Cayelan Carey and Quinn Thomas are working with researchers down under to stand up the first global freshwater forecasting center.

Awarded a $250,000 National Science Foundation Track Two Global Center Design grant, the Virginia Tech researchers have teamed up with researchers at three Australian universities to lay the foundation for a water quality forecasting center that can be scaled for all bodies of water. 

“Our goal in developing a center is to harness the expertise from research institutes and centers in Australia and our team here at Virginia Tech to develop a water forecasting system that essentially would allow managers to know one to 35 days ahead what the water conditions might be in their lake,” said Carey, professor and the Roger Moore and Mojdeh Khatam-Moore Faculty Fellow in the College of Science. “This then allows them to make decisions today to improve the water quality of tomorrow.”

Cayelan Carey in Australia, where she spent time researching water quality forecasting and cultivating relationships with researchers there. Photo courtesy of Cayelan Carey.

Working with four lakes facing extreme climate change threats to water quality in the United States and Australia, the researchers aim to develop a common forecasting system that can be scaled for forecasting a wide range of water systems across the two countries. 

“Our Australian partners have a lot of experience with water quality modeling and working with large water utilities and governmental officials,” said Thomas, associate professor and Data Science Faculty Fellow in the College of Science and College of Natural Resources and Environment. “Our strengths here are in using those models for generating, interpreting, deploying forecasts, as well as education and training in forecasting. It is these strengths that we are combining to develop this international powerhouse of expertise.”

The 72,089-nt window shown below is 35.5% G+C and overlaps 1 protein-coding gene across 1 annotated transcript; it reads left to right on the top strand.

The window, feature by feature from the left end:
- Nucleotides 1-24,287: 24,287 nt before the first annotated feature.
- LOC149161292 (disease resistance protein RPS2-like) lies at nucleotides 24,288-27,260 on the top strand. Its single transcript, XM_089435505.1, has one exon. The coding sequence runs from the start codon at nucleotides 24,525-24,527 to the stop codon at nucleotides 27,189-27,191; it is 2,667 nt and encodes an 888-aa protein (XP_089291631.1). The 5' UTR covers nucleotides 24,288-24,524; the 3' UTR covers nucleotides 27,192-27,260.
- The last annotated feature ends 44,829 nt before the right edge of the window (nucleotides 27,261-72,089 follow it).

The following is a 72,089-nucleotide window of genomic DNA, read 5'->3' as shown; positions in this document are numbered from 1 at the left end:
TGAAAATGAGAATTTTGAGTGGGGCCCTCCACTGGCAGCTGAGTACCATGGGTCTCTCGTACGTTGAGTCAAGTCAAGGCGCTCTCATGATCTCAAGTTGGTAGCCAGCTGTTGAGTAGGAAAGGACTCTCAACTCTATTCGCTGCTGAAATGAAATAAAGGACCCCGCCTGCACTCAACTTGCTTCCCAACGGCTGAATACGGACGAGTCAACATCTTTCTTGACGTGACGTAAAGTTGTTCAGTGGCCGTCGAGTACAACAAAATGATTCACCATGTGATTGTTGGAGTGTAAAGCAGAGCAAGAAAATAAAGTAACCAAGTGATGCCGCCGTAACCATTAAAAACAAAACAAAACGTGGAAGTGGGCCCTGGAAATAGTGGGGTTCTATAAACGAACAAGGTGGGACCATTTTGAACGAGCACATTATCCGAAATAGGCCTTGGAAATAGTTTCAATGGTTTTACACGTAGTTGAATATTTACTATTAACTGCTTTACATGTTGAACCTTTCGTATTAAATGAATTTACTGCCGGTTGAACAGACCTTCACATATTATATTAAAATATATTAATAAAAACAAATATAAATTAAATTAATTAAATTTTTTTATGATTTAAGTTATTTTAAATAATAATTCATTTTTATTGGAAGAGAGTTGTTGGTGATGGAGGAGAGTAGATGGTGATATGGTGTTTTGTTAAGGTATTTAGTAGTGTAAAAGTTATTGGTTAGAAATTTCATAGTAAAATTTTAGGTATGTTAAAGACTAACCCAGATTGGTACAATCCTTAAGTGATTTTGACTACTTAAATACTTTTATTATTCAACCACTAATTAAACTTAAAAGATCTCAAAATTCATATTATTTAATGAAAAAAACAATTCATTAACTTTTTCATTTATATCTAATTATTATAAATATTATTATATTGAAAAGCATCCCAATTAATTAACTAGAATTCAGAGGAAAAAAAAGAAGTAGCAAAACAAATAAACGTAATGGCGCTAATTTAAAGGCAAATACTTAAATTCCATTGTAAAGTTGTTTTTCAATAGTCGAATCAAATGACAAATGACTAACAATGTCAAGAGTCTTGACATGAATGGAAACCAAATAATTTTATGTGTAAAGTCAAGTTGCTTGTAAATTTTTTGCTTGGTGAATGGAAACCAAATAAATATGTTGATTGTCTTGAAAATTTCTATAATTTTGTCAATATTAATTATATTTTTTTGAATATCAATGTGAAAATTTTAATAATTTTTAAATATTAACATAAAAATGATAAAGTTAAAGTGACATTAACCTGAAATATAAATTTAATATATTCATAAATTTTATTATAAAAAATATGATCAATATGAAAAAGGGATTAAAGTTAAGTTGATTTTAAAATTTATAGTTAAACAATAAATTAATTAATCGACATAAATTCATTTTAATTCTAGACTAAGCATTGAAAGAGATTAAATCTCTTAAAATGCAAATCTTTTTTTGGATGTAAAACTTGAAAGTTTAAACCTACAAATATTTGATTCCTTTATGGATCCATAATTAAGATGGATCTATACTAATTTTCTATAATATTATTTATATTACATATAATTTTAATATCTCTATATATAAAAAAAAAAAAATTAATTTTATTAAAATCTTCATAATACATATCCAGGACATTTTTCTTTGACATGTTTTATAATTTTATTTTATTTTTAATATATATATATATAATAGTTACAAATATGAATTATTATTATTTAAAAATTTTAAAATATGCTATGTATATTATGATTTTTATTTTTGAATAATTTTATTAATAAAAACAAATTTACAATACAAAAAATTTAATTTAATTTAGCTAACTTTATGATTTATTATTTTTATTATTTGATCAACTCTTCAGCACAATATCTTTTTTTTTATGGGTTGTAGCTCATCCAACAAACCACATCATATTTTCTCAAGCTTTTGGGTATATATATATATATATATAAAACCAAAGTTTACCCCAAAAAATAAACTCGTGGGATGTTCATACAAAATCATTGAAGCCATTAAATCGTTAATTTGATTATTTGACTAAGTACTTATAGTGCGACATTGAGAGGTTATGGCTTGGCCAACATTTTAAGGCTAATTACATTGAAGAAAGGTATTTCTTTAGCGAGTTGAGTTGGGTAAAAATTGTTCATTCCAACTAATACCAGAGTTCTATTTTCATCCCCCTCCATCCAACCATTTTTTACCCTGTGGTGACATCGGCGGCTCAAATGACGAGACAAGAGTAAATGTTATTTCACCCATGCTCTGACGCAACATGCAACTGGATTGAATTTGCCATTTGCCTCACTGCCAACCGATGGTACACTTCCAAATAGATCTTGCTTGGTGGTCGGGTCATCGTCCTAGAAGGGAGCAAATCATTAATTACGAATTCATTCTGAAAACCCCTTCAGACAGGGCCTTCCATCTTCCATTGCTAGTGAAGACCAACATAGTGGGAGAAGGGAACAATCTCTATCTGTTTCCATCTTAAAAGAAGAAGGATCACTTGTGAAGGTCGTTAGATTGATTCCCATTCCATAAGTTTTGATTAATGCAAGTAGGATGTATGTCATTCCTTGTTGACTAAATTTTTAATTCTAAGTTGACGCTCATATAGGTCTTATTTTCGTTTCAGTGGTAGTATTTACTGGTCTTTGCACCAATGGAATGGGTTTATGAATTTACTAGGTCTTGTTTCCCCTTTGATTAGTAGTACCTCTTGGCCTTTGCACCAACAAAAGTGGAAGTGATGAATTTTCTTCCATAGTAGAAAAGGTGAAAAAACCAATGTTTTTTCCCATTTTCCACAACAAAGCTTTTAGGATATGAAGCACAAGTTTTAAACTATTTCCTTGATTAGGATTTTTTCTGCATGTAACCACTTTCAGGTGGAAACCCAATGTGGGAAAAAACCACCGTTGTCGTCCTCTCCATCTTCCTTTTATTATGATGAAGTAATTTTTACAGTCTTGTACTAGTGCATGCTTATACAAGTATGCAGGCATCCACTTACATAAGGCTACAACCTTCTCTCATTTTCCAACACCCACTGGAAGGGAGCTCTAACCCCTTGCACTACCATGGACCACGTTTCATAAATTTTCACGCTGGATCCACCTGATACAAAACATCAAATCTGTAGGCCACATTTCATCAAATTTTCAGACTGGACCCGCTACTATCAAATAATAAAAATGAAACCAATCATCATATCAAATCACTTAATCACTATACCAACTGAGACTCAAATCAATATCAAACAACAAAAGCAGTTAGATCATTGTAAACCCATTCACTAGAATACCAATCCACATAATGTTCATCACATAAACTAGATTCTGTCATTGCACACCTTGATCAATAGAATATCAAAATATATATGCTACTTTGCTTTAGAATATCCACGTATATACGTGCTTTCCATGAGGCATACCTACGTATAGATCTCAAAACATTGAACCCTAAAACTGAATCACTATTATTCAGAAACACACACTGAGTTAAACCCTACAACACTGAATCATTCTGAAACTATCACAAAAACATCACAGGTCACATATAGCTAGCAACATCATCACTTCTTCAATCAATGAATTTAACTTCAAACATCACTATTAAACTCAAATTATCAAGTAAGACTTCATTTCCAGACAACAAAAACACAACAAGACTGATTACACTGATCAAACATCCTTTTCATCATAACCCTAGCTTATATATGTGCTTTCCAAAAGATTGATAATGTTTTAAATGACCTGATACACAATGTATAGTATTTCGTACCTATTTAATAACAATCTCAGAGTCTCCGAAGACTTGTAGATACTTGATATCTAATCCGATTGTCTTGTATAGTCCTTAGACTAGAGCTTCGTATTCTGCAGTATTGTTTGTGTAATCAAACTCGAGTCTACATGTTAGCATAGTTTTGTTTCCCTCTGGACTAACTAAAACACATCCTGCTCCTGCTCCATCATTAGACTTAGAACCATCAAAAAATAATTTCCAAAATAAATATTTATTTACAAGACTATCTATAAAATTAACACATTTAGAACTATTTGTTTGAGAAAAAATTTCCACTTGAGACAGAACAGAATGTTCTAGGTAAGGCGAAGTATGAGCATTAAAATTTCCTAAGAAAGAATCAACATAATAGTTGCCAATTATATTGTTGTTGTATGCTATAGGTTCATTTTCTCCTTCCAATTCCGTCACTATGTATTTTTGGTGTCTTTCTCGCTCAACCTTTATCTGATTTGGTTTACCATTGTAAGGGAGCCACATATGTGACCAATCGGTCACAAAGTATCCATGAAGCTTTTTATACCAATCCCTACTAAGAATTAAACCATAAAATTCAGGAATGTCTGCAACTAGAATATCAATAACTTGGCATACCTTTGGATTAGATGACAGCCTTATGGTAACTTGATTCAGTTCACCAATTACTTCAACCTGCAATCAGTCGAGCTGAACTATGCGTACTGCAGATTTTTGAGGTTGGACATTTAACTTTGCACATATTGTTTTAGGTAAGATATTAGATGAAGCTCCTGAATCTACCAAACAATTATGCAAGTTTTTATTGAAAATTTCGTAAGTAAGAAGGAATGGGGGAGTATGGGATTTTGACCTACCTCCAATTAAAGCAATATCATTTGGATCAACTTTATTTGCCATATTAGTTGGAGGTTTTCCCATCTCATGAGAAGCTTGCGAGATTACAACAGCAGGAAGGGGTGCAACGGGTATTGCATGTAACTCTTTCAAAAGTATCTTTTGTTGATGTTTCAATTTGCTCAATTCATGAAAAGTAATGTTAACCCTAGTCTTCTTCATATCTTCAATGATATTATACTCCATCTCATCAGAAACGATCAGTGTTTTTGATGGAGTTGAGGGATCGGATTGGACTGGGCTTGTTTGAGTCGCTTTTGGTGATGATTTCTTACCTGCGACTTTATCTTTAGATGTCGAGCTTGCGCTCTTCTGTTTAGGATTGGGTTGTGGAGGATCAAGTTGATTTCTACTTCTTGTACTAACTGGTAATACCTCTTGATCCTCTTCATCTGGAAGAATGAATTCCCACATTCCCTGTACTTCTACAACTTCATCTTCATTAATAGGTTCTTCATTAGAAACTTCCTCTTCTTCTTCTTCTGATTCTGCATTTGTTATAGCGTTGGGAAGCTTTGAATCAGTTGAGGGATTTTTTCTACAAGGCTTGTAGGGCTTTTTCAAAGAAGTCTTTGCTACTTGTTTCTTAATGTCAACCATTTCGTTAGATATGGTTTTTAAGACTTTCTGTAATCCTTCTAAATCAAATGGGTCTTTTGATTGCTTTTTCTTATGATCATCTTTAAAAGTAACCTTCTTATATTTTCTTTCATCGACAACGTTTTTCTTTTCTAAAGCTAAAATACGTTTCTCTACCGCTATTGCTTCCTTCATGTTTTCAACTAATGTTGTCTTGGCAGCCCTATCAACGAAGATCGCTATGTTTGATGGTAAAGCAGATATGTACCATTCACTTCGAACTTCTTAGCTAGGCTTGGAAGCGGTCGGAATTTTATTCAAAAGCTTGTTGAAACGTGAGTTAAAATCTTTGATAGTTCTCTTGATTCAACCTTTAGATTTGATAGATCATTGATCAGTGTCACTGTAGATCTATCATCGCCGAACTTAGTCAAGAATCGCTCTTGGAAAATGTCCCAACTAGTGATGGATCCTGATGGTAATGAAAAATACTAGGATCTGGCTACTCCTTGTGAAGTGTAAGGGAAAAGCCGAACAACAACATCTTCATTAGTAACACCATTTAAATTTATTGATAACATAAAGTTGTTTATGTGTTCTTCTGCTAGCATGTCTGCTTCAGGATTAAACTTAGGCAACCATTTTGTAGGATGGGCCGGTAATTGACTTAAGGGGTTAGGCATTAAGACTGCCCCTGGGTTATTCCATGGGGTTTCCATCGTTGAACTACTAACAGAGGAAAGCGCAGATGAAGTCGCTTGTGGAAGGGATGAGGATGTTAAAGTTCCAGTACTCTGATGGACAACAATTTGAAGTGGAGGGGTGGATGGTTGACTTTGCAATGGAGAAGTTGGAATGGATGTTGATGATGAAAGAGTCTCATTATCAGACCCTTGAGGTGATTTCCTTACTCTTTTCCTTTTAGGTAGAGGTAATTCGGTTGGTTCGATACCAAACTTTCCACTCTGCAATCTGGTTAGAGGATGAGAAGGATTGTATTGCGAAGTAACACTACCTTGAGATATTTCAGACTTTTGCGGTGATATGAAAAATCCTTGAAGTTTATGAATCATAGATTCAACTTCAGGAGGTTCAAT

The system will include a cyber infrastructure to upload data from water sensors, various forecasting models for water quality variables and methane emissions, multiple data streams for real-time information, and translational tools to interpret the forecasts. Additionally, the researchers will craft educational programs for current and future water managers and researchers.


Quinn Thomas during testing of the Australian waters where he spent time researching water quality forecasting. Photo courtesy of Quinn Thomas.

The Track Two Global Center Design grant is a new program created to fund international, interdisciplinary collaborations that will broaden community engagement through use-inspired climate change and clean energy research. 

“It is expected that this effort will enhance societal benefits and expand international partnerships while building a diverse scientific stakeholder community able to potentially carry out the work beyond the center funding period,” according to the National Science Foundation.

The need to improve water quality